THE FINE details of the biggest housing project in Oxford since the Greater Leys estate was built have been released.

Now it is time for residents to have their say after Oxford City Council released the first batch of information on how the Barton West development could look.

It is the largest undeveloped site for residential use within the city and is seen as the key to helping solve the city’s housing shortage.

Preferred plans for the site, of up to 1,200 homes, include building homes facing on to the ring road and Barton Village R oad, which would have reduced speed limits, and a new park alongside Bayswater Brook.

Plans for a new primary school, community and recreation facilities and shops were also outlined.

Homes would be a mix of types with an ‘emphasis on family homes’ and the allotments would be kept.

From May, residents will also be able to pick their own favourite from a list of options, including a supermarket, and keeping or relocating the recreation ground.

Sue Holden, secretary of the Barton Community Association, said residents had been initially impressed with the plans.

She said: “One of the things we are really supporting is the supermarket. I think that would really make a difference to the traffic on the Green Road roundabout and also on the ring road.

“It will mean that people don’t have to go off the estate to do their shopping.”

But she added: “One thing we’re very concerned about is that the developers don’t prioritise profit over facilities.

“We don’t want them seeing a green space and thinking ‘we could squeeze an extra six houses on there’.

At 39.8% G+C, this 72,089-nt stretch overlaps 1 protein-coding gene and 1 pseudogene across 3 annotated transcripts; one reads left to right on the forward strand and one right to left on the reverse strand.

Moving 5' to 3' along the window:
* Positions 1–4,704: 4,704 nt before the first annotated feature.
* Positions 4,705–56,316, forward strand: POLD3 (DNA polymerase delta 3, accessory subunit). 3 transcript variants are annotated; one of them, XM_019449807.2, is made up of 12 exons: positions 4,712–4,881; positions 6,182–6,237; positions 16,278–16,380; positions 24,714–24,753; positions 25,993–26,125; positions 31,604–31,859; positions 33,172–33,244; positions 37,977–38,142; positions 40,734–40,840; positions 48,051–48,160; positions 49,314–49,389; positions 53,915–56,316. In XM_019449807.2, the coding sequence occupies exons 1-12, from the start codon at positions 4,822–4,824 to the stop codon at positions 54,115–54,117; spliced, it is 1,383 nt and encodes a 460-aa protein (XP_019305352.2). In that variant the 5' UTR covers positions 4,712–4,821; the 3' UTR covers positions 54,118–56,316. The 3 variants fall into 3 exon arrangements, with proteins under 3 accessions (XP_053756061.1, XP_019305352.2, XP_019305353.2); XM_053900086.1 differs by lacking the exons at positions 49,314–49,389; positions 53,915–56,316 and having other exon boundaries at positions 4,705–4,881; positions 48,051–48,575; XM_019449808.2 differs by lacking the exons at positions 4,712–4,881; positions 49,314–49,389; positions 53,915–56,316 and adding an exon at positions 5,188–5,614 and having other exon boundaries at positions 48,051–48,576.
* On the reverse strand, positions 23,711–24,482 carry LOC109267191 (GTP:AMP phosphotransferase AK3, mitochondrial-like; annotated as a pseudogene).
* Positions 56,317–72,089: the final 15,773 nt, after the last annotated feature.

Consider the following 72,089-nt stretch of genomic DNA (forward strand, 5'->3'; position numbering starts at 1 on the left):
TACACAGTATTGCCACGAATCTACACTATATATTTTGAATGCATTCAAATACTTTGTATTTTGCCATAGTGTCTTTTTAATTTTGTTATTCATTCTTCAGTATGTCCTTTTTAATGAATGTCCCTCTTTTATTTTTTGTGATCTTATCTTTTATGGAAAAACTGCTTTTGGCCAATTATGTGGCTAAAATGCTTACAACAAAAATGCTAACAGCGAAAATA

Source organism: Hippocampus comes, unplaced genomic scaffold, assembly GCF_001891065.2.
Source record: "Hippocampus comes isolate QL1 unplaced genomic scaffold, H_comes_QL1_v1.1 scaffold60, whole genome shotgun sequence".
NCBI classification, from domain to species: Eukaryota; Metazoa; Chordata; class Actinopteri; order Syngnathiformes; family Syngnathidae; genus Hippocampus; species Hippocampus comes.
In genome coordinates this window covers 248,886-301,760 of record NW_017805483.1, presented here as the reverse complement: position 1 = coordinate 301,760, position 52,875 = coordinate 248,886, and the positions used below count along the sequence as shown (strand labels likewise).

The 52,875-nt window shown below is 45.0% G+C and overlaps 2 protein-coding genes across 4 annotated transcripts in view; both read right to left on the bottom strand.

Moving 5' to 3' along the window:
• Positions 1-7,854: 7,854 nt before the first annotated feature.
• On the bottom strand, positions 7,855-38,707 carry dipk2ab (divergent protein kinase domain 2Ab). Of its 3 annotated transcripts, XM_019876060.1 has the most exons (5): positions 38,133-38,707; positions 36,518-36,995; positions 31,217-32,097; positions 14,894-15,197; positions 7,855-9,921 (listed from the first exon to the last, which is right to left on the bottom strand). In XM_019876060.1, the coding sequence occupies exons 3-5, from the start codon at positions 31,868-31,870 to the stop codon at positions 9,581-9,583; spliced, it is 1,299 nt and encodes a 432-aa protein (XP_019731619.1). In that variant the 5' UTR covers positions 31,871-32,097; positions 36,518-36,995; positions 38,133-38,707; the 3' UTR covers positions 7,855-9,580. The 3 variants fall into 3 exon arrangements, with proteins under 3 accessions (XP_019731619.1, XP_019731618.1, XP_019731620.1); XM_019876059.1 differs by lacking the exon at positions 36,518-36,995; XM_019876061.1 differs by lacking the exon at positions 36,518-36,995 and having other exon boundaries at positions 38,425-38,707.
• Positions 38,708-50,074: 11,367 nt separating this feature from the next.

“We don’t want a concrete jungle. We want a community.”

In February the Oxford Mail revealed the council had to reduce the amount of social housing from 50 per cent to 40 per cent.

Green city councillor Elise Benjamin said they fought long and hard for the exceptional amount of social housing, and were concerned reducing it would ‘set a dangerous precedent’ to other developers.

She added: “I would also like reassurance that the housing will be mixed in. We don’t want to see ghettos created.

“A new primary school is desperately needed in Oxford and youth facilities are welcomed, but the question is, in the current economic climate of public sector cuts, who is going to fund these facilities long-term?”

A consultation document on the proposal will be discussed by the council’s executive board next week.

A spokesman said: “The council hopes that everyone with an interest in the future of the area – residents, community groups, local organisations, businesses, employers and providers of infrastructure and services – will take the opportunity to contribute their views.”